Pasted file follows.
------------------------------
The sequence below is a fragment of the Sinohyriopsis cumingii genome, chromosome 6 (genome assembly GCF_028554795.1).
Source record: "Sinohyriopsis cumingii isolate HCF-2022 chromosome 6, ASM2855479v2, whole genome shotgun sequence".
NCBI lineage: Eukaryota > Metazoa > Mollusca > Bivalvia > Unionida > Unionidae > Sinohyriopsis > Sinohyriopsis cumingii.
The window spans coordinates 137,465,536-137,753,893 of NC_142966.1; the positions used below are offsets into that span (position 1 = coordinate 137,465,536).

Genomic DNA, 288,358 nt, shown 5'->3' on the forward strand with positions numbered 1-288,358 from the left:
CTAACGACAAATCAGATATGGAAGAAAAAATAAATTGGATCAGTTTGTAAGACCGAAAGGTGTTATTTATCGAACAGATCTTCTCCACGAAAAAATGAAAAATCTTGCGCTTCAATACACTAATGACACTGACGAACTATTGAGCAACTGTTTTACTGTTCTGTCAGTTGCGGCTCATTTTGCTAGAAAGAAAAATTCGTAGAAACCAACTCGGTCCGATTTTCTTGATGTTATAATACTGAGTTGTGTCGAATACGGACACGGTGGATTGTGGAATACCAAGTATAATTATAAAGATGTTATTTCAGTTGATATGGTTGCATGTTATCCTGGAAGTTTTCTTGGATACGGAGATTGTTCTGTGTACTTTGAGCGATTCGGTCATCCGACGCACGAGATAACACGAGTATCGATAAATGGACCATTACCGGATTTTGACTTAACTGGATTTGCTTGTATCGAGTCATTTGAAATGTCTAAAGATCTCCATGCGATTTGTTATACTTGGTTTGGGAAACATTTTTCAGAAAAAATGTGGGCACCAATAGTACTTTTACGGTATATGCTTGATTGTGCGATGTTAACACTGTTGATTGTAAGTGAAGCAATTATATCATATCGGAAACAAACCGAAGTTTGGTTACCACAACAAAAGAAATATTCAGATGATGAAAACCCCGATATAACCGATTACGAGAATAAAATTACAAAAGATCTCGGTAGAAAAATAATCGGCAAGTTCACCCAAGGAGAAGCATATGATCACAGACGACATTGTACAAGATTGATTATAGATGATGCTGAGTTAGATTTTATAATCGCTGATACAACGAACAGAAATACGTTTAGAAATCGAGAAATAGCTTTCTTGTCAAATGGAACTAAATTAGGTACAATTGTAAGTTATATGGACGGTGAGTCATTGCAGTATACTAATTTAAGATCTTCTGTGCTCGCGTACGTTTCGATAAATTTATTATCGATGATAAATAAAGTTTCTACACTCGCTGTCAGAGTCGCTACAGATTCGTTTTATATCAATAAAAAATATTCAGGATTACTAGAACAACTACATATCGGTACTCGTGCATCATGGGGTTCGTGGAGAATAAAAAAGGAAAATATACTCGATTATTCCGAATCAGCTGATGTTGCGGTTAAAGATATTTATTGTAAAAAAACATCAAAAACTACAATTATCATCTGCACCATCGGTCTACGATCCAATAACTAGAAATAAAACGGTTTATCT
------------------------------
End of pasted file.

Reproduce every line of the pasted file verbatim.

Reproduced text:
The sequence below is a fragment of the Sinohyriopsis cumingii genome, chromosome 6 (genome assembly GCF_028554795.1).
Source record: "Sinohyriopsis cumingii isolate HCF-2022 chromosome 6, ASM2855479v2, whole genome shotgun sequence".
NCBI lineage: Eukaryota > Metazoa > Mollusca > Bivalvia > Unionida > Unionidae > Sinohyriopsis > Sinohyriopsis cumingii.
The window spans coordinates 137,465,536-137,753,893 of NC_142966.1; the positions used below are offsets into that span (position 1 = coordinate 137,465,536).

Genomic DNA, 288,358 nt, shown 5'->3' on the forward strand with positions numbered 1-288,358 from the left:
CTAACGACAAATCAGATATGGAAGAAAAAATAAATTGGATCAGTTTGTAAGACCGAAAGGTGTTATTTATCGAACAGATCTTCTCCACGAAAAAATGAAAAATCTTGCGCTTCAATACACTAATGACACTGACGAACTATTGAGCAACTGTTTTACTGTTCTGTCAGTTGCGGCTCATTTTGCTAGAAAGAAAAATTCGTAGAAACCAACTCGGTCCGATTTTCTTGATGTTATAATACTGAGTTGTGTCGAATACGGACACGGTGGATTGTGGAATACCAAGTATAATTATAAAGATGTTATTTCAGTTGATATGGTTGCATGTTATCCTGGAAGTTTTCTTGGATACGGAGATTGTTCTGTGTACTTTGAGCGATTCGGTCATCCGACGCACGAGATAACACGAGTATCGATAAATGGACCATTACCGGATTTTGACTTAACTGGATTTGCTTGTATCGAGTCATTTGAAATGTCTAAAGATCTCCATGCGATTTGTTATACTTGGTTTGGGAAACATTTTTCAGAAAAAATGTGGGCACCAATAGTACTTTTACGGTATATGCTTGATTGTGCGATGTTAACACTGTTGATTGTAAGTGAAGCAATTATATCATATCGGAAACAAACCGAAGTTTGGTTACCACAACAAAAGAAATATTCAGATGATGAAAACCCCGATATAACCGATTACGAGAATAAAATTACAAAAGATCTCGGTAGAAAAATAATCGGCAAGTTCACCCAAGGAGAAGCATATGATCACAGACGACATTGTACAAGATTGATTATAGATGATGCTGAGTTAGATTTTATAATCGCTGATACAACGAACAGAAATACGTTTAGAAATCGAGAAATAGCTTTCTTGTCAAATGGAACTAAATTAGGTACAATTGTAAGTTATATGGACGGTGAGTCATTGCAGTATACTAATTTAAGATCTTCTGTGCTCGCGTACGTTTCGATAAATTTATTATCGATGATAAATAAAGTTTCTACACTCGCTGTCAGAGTCGCTACAGATTCGTTTTATATCAATAAAAAATATTCAGGATTACTAGAACAACTACATATCGGTACTCGTGCATCATGGGGTTCGTGGAGAATAAAAAAGGAAAATATACTCGATTATTCCGAATCAGCTGATGTTGCGGTTAAAGATATTTATTGTAAAAAAACATCAAAAACTACAATTATCATCTGCACCATCGGTCTACGATCCAATAACTAGAAATAAAACGGTTTATCT